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UNGA Committee Overwhelmingly Passes Resolution On Palestinian Self-Determination, Israel Is Unhappy

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UNGA Committee Overwhelmingly Passes Resolution On Palestinian Self-Determination, Israel Is Unhappy

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On November 19th, the UN General Assembly’s Third Committee voted, and overwhelmingly approved, a draft resolution in favor of Palestinian self-determination.

The vote passed with 163 in favor, 5 against, and 10 abstentions.

As has become customary, this “anti-Israel” notion was voted against by Israel itself, and the US.

“Surprisingly” Canada, “which typically votes alongside Israel in such resolutions, stood with the majority.”

“Canada’s vote today is a reflection of our longstanding commitment to the right of self-determination for both Israelis and Palestinians,” Canadian envoy Bob Rae said in an address to the General Assembly, noting the draft’s support for a two-state solution.

In Canadian parliament, Conservative foreign affairs Michael Chong demanded an explanation for Canada’s vote.

“Today, the Liberal government voted against the state of Israel at the UN General Assembly for a second year in a row, contrary to our long-standing Canadian policy of opposing all resolutions that single out Israel, a policy that former prime minister Paul Martin had put in place,” Chong said.

“Even Ambassador Rae said he disagreed with the preamble of the resolution. Why did the government break with long-standing Canadian policy and vote against the State of Israel at the UN General Assembly today?”

Deputy Prime Minister Chrystia Freeland did not directly address the question in her response.

“Let me just be very clear: Israel is a close and important friend of Canada, and Canada will always stand with Israel,” she said. “Let me also be very clear to Jewish Canadians in my riding and across the country: We stand with them, particularly today when we are seeing an appalling rise in anti-Semitism here and around the world.”

In addition to Israel and the US, the Marshall Islands, Micronesia and Nauru also voted against the resolution.

Australia, Cameroon, Guatemala, Honduras, Kiribati, Palau, Papa New Guinea, Rwanda, Togo and Tonga all abstained.

It should be reminded that the UNGA’s Third Committee deals with human rights and humanitarian affair.

The resolution emphasized “the right of the Palestinian people to self-determination, including the right to their independent State of Palestine” and “stressed the urgency of achieving without delay an end to the Israeli occupation that began in 1967 and a just, lasting and comprehensive peace settlement between the Palestinian and Israeli sides,” based on a two-state solution.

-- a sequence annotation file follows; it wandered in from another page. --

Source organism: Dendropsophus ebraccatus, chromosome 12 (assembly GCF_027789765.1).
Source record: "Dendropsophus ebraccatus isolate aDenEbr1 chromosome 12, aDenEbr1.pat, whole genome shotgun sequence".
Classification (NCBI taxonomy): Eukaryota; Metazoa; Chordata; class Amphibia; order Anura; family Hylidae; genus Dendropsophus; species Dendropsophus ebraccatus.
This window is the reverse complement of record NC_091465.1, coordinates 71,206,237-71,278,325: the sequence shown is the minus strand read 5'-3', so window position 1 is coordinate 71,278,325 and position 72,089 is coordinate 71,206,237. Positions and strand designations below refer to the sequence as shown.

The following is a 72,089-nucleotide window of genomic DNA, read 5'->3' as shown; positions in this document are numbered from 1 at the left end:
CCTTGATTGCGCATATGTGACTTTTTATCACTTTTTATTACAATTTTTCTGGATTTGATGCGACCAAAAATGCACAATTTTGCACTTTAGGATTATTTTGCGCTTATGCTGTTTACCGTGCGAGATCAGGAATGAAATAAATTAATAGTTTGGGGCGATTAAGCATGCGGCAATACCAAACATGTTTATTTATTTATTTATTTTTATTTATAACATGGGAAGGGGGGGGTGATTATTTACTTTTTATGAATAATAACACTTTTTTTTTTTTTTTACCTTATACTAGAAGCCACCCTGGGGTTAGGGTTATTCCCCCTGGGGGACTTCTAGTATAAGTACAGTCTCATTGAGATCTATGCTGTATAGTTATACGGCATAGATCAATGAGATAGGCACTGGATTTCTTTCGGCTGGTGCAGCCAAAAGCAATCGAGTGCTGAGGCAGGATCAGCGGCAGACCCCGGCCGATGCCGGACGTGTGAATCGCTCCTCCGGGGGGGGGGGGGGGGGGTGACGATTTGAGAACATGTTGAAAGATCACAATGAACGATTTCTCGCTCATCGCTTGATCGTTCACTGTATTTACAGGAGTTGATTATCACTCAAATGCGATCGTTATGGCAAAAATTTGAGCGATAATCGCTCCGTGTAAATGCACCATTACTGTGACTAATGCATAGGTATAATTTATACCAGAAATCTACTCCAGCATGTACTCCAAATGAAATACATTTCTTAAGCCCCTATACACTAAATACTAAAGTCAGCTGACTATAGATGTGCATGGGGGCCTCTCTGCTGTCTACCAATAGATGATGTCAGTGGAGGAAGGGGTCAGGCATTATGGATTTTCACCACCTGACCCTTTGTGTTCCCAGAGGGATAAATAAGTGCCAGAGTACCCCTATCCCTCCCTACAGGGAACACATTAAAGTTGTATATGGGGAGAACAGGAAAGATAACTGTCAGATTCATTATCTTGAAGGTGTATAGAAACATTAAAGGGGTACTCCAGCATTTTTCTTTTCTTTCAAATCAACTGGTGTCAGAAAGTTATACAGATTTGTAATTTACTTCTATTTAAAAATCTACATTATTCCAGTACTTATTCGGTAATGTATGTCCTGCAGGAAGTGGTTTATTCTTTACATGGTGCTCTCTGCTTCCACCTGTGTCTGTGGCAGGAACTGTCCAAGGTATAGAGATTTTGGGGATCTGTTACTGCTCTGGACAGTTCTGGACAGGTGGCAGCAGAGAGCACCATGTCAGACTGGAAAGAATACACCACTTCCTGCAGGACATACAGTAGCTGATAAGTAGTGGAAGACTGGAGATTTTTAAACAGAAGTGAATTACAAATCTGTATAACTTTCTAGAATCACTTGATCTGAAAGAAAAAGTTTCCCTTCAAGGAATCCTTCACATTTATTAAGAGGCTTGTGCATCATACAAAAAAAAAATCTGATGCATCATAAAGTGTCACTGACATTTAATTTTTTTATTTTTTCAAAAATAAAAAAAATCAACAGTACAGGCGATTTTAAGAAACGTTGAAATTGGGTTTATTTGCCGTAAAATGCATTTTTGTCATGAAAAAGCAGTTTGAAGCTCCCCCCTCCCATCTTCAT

It is part of a large package of 20 pro-Palestinian resolutions that are passed by the General Assembly every year.

This means that the vote will likely lead to anything.

It, however, provides chances for Israel to complain that the UN is biased.

Palestinian Authority Foreign Minister Riyad al-Maliki praised the vote, calling it “a natural response from the international community to the Israeli occupation’s violations, as well as a response to the US Secretary of State Mike Pompeo’s visit to the colonial Israeli settlements.”

The Trump Administration, which is a very avid supporter of Israel is attempting to carry out some last-ditch efforts of support for Tel’Aviv, before US President Donald Trump vacates the seat in the White House in January.

On November 19th, US Secretary of State Mike Pompeo visited the settlement in Psagot, which is part of the zone considered internationally as occupied by Israel.

He announced new US guidelines requiring all US exports from Israeli controlled areas of the West Bank to be labeled as “made in Israel,” in a reversal of decades-old policy that differentiated between both sides of the Green Line.

Prior to that, US policy has required products made in the West Bank to be labeled as such.

With Pompeo’s newly announced rules, which he said were “consistent with our reality-based foreign policy approach,” all producers within areas where Israel exercises authority — most notably Area C under the Oslo Accords – will be required to mark goods as ’Israel,’ ’Product of Israel,’ or ‘Made in Israel’ when exporting to the United States.

Pompeo insisted that the US still remains committed to achieving “sustainable peace” and will “continue to oppose those countries and international institutions which delegitimize or penalize Israel and Israeli producers in the West Bank through malicious measures that fail to recognize the reality on the ground.”

This comment is against the EU, which adopted a policy obliging all 28 member states to label exports produced in Israeli towns beyond the Green Line as having been made in the settlements.

It is notable that most experts expect incoming US President Joe Biden to be much less supportive of Israel, than Trump is, and that is expected to cause some concern in Tel’Aviv.

The Trump administration itself is likely also anxious and is attempting to do whatever it can in terms of support, in the short time span it has left.

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